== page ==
Because some of these human products contain other ingredients, such as acetaminophen and phenylephrine, which also can cause side effects, Dr. KuKanich says to opt for products with the single ingredient—diphenhydramine or dimenhydrinate.
Although most dogs tolerate these drugs well, consult your veterinarian prior to administration of any medication, including over-the-counter medications. Your vet may even prescribe pet medications for anxiety and behavior management.
Training Can Help Dog Car Anxiety
Some dogs respond to behavioral training to develop a tolerance to the stimulus. This type of training enables pups to overcome the associated stress caused by dog car sickness by exposing her to car travel in quick and easy sessions, Dr. KuKanich says.
Follow these steps to help your pup with dog car anxiety:
- Determine exactly when your dog starts to feel nervous about getting in the car. For some, it’s when they’re standing next to it on a dog leash. For others, it’s the moment the car turns on. Your goal is to start with the point that comes right before your dog’s stress reaction. So, for the dog who exhibits stress behaviors like panting and whining when the car starts, allow her to get in the car while it is turned off.
- At that nervous point, feed her a series of tiny, high-value dog treats like chicken or cheese for two to three minutes, and then get out of or away from the car and end the session.
- Repeat this process once daily until you notice your dog getting excited about approaching and hopping into the car. When that happens, it means your dog is comfortable with the foundation step and you can progress to the next one.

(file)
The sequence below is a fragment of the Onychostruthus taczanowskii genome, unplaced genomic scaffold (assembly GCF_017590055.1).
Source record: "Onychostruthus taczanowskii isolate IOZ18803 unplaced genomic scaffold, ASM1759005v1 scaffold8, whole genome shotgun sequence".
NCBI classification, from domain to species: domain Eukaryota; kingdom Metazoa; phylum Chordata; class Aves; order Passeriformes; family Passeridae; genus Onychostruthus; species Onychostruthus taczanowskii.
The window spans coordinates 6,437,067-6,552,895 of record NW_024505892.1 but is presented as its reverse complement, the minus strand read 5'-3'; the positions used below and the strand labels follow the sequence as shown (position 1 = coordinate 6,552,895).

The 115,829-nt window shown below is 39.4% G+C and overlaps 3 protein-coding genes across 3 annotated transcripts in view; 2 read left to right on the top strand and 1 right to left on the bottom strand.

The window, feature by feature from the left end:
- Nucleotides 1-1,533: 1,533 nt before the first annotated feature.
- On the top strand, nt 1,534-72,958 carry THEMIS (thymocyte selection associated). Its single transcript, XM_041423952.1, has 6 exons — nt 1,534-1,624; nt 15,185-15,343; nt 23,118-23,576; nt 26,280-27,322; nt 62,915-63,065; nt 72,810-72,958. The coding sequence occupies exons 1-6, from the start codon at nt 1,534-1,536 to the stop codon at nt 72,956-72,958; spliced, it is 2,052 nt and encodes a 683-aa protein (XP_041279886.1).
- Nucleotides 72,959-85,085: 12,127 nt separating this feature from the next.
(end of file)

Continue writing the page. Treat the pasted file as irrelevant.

- Continue gently exposing your dog to each step of the travel process, giving her treats and making sure she feels confident and happy at each point before you move on to the next one. Note: It’s important to break up the entire process into manageable pieces.
- Your initial “trips” might be as quick as backing out of the driveway and then pulling right back in.
This type of training, coupled with motion sickness management techniques, like cracking the windows and using herbal anti-anxiety support or essential oil spray, can help your pup conquer her dog car anxiety and motion sickness.
Managing Car Sickness Regressions
Sometimes accidents happen, even after you’ve taken every precaution. To prevent messy cleanups if your dog gets car sick unexpectedly, use a water-resistant car seat cover designed to handle whatever your dog dishes out.
American Kennel Club’s pet car seat cover protects your car’s seat upholstery and floor, so if your dog regresses and drools or vomits, cleanup is as simple as removing the cover and wiping it off.
Victoria Schade has been a dog trainer and writer for over seventeen years. Her dog duties have included working on Animal Planet’s Puppy Bowl as the lead animal wrangler, appearing on two seasons of the Animal Planet show Faithful Friends, creating dog training content and appearing in videos for a variety of sources, and writing two dog training books, Bonding With Your Dog and Secrets of a Dog Trainer.
You can keep up with Victoria, Millie, the Smooth Brussels Griffon and Olive, the mixed breed dog, on her blog www.VictoriaSchade.com, on Twitter @VictoriaSchade or on Instagram, @LifeontheLeash.
Featured Image: Chewy Studios